In systems requiring DC response, that is when the information signal contains very low frequency components, the reference frequency signal is also modulated with an additional signal then provided to the PLL. This additional signal varies with the information to be transmitted and is employed to compensate for the non-DC response of the PLL. In other words, the use of the additional signal prevents the PLL from tracking out the information signal when the information signal is low in frequency.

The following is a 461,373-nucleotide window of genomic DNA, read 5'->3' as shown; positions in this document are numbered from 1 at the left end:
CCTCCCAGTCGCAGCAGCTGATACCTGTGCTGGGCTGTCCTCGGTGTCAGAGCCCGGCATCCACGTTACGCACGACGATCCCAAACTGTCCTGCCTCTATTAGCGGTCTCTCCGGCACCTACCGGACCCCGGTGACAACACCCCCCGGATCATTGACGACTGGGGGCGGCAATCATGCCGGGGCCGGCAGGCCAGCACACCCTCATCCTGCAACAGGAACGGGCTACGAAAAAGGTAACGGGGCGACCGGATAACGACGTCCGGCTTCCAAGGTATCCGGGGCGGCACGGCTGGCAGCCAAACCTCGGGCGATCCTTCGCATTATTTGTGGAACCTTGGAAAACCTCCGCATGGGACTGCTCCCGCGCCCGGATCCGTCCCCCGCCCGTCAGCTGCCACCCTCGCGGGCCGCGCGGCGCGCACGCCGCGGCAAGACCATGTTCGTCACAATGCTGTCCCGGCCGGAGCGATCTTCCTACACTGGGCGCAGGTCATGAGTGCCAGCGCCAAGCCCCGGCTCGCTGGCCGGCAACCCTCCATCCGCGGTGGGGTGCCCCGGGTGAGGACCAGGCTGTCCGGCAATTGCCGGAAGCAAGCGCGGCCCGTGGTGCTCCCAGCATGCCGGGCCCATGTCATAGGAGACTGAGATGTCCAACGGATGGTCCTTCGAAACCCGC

A common problem resulting from the use of an additional signal to prevent the PLL from correcting out the information signal, however, is that mismatch can occur between the additional signal and the information signal. This mismatch generally occurs as a result of amplitude variations in the information signal and differential delay variations between the information signal and the additional signal and causes instantaneous overshoot and undershoot on the modulated carrier. When the overshoot and undershoot are great, radio devices for receiving the transmitted carrier signal cannot reliably decode the signal, causing signals to be erroneously received or missed entirely. Therefore, external calibration equipment must be used to periodically calibrate the modulated carrier. In high data rate systems however, only very accurate, and therefore expensive, calibration equipment can detect the errors which result from the overshoot and undershoot. This expense is reflected both in the cost and complexity of the transmitting devices, resulting in higher priced transmitting systems and system service.